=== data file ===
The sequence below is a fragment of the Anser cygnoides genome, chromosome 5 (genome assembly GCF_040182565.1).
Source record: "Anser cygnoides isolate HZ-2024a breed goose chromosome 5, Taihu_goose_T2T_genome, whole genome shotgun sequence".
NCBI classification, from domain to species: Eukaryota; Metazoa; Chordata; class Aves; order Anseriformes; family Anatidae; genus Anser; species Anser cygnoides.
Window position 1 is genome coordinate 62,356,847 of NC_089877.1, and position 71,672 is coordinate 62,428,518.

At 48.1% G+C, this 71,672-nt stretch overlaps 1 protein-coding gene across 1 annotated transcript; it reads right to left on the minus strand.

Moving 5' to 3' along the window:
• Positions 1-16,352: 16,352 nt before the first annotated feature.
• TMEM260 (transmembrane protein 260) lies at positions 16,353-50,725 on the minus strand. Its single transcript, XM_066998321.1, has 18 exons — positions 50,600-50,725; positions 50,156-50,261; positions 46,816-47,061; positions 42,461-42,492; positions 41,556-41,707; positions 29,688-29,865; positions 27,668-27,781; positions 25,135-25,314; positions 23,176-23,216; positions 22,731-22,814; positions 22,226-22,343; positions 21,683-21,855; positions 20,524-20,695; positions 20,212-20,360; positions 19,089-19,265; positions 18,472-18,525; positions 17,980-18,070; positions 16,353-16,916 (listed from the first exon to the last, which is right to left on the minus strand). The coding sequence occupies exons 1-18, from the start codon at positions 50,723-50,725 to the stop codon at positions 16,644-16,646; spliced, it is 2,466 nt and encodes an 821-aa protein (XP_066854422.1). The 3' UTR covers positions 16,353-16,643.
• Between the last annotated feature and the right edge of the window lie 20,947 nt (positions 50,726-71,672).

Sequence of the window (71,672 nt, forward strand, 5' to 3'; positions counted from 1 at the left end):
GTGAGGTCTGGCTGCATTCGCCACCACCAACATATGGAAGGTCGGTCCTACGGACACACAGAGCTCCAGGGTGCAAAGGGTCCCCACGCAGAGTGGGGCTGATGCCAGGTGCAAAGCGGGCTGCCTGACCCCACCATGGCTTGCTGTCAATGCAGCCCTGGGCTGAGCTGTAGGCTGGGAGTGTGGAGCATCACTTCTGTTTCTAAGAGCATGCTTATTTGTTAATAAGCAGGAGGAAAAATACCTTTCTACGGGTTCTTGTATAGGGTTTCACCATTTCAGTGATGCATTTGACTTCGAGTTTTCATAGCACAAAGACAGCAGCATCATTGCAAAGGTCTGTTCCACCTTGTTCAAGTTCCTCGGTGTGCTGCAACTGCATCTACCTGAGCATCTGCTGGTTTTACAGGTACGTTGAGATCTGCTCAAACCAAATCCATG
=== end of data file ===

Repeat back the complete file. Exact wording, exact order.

The sequence below is a fragment of the Anser cygnoides genome, chromosome 5 (genome assembly GCF_040182565.1).
Source record: "Anser cygnoides isolate HZ-2024a breed goose chromosome 5, Taihu_goose_T2T_genome, whole genome shotgun sequence".
NCBI classification, from domain to species: Eukaryota; Metazoa; Chordata; class Aves; order Anseriformes; family Anatidae; genus Anser; species Anser cygnoides.
Window position 1 is genome coordinate 62,356,847 of NC_089877.1, and position 71,672 is coordinate 62,428,518.

At 48.1% G+C, this 71,672-nt stretch overlaps 1 protein-coding gene across 1 annotated transcript; it reads right to left on the minus strand.

Moving 5' to 3' along the window:
• Positions 1-16,352: 16,352 nt before the first annotated feature.
• TMEM260 (transmembrane protein 260) lies at positions 16,353-50,725 on the minus strand. Its single transcript, XM_066998321.1, has 18 exons — positions 50,600-50,725; positions 50,156-50,261; positions 46,816-47,061; positions 42,461-42,492; positions 41,556-41,707; positions 29,688-29,865; positions 27,668-27,781; positions 25,135-25,314; positions 23,176-23,216; positions 22,731-22,814; positions 22,226-22,343; positions 21,683-21,855; positions 20,524-20,695; positions 20,212-20,360; positions 19,089-19,265; positions 18,472-18,525; positions 17,980-18,070; positions 16,353-16,916 (listed from the first exon to the last, which is right to left on the minus strand). The coding sequence occupies exons 1-18, from the start codon at positions 50,723-50,725 to the stop codon at positions 16,644-16,646; spliced, it is 2,466 nt and encodes an 821-aa protein (XP_066854422.1). The 3' UTR covers positions 16,353-16,643.
• Between the last annotated feature and the right edge of the window lie 20,947 nt (positions 50,726-71,672).

Sequence of the window (71,672 nt, forward strand, 5' to 3'; positions counted from 1 at the left end):
GTGAGGTCTGGCTGCATTCGCCACCACCAACATATGGAAGGTCGGTCCTACGGACACACAGAGCTCCAGGGTGCAAAGGGTCCCCACGCAGAGTGGGGCTGATGCCAGGTGCAAAGCGGGCTGCCTGACCCCACCATGGCTTGCTGTCAATGCAGCCCTGGGCTGAGCTGTAGGCTGGGAGTGTGGAGCATCACTTCTGTTTCTAAGAGCATGCTTATTTGTTAATAAGCAGGAGGAAAAATACCTTTCTACGGGTTCTTGTATAGGGTTTCACCATTTCAGTGATGCATTTGACTTCGAGTTTTCATAGCACAAAGACAGCAGCATCATTGCAAAGGTCTGTTCCACCTTGTTCAAGTTCCTCGGTGTGCTGCAACTGCATCTACCTGAGCATCTGCTGGTTTTACAGGTACGTTGAGATCTGCTCAAACCAAATCCATG